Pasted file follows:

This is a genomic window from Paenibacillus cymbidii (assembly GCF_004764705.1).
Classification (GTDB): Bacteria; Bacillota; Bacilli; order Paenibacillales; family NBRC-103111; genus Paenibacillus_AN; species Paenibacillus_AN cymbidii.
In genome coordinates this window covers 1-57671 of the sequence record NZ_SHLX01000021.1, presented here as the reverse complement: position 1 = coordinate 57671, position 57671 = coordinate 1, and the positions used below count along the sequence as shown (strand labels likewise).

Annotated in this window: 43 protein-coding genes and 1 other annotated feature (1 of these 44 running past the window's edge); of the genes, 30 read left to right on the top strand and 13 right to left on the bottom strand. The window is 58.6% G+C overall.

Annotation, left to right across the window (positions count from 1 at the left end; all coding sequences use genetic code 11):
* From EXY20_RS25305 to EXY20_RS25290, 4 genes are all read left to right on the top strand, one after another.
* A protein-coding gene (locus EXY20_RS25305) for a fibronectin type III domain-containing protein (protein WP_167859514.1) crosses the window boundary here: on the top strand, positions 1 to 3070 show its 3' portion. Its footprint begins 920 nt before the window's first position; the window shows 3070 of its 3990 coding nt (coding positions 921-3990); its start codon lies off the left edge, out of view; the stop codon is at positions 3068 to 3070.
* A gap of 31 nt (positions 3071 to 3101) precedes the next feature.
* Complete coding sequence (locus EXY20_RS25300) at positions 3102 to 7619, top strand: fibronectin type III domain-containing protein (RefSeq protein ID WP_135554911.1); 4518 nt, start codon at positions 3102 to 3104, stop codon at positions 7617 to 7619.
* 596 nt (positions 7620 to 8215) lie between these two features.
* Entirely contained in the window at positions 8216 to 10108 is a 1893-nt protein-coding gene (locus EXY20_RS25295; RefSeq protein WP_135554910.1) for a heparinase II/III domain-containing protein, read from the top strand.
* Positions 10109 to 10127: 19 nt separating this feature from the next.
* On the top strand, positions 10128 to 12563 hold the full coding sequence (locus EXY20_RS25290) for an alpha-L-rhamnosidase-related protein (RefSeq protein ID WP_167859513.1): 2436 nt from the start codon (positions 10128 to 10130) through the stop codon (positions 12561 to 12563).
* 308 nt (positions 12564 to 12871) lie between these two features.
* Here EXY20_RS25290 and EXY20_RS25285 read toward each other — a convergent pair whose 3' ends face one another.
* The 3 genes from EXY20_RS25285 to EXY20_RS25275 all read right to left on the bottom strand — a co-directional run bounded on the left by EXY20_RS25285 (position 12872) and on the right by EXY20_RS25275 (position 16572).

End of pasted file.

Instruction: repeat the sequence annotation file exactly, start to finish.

This is a genomic window from Paenibacillus cymbidii (assembly GCF_004764705.1).
Classification (GTDB): Bacteria; Bacillota; Bacilli; order Paenibacillales; family NBRC-103111; genus Paenibacillus_AN; species Paenibacillus_AN cymbidii.
In genome coordinates this window covers 1-57671 of the sequence record NZ_SHLX01000021.1, presented here as the reverse complement: position 1 = coordinate 57671, position 57671 = coordinate 1, and the positions used below count along the sequence as shown (strand labels likewise).

Annotated in this window: 43 protein-coding genes and 1 other annotated feature (1 of these 44 running past the window's edge); of the genes, 30 read left to right on the top strand and 13 right to left on the bottom strand. The window is 58.6% G+C overall.

Annotation, left to right across the window (positions count from 1 at the left end; all coding sequences use genetic code 11):
* From EXY20_RS25305 to EXY20_RS25290, 4 genes are all read left to right on the top strand, one after another.
* A protein-coding gene (locus EXY20_RS25305) for a fibronectin type III domain-containing protein (protein WP_167859514.1) crosses the window boundary here: on the top strand, positions 1 to 3070 show its 3' portion. Its footprint begins 920 nt before the window's first position; the window shows 3070 of its 3990 coding nt (coding positions 921-3990); its start codon lies off the left edge, out of view; the stop codon is at positions 3068 to 3070.
* A gap of 31 nt (positions 3071 to 3101) precedes the next feature.
* Complete coding sequence (locus EXY20_RS25300) at positions 3102 to 7619, top strand: fibronectin type III domain-containing protein (RefSeq protein ID WP_135554911.1); 4518 nt, start codon at positions 3102 to 3104, stop codon at positions 7617 to 7619.
* 596 nt (positions 7620 to 8215) lie between these two features.
* Entirely contained in the window at positions 8216 to 10108 is a 1893-nt protein-coding gene (locus EXY20_RS25295; RefSeq protein WP_135554910.1) for a heparinase II/III domain-containing protein, read from the top strand.
* Positions 10109 to 10127: 19 nt separating this feature from the next.
* On the top strand, positions 10128 to 12563 hold the full coding sequence (locus EXY20_RS25290) for an alpha-L-rhamnosidase-related protein (RefSeq protein ID WP_167859513.1): 2436 nt from the start codon (positions 10128 to 10130) through the stop codon (positions 12561 to 12563).
* 308 nt (positions 12564 to 12871) lie between these two features.
* Here EXY20_RS25290 and EXY20_RS25285 read toward each other — a convergent pair whose 3' ends face one another.
* The 3 genes from EXY20_RS25285 to EXY20_RS25275 all read right to left on the bottom strand — a co-directional run bounded on the left by EXY20_RS25285 (position 12872) and on the right by EXY20_RS25275 (position 16572).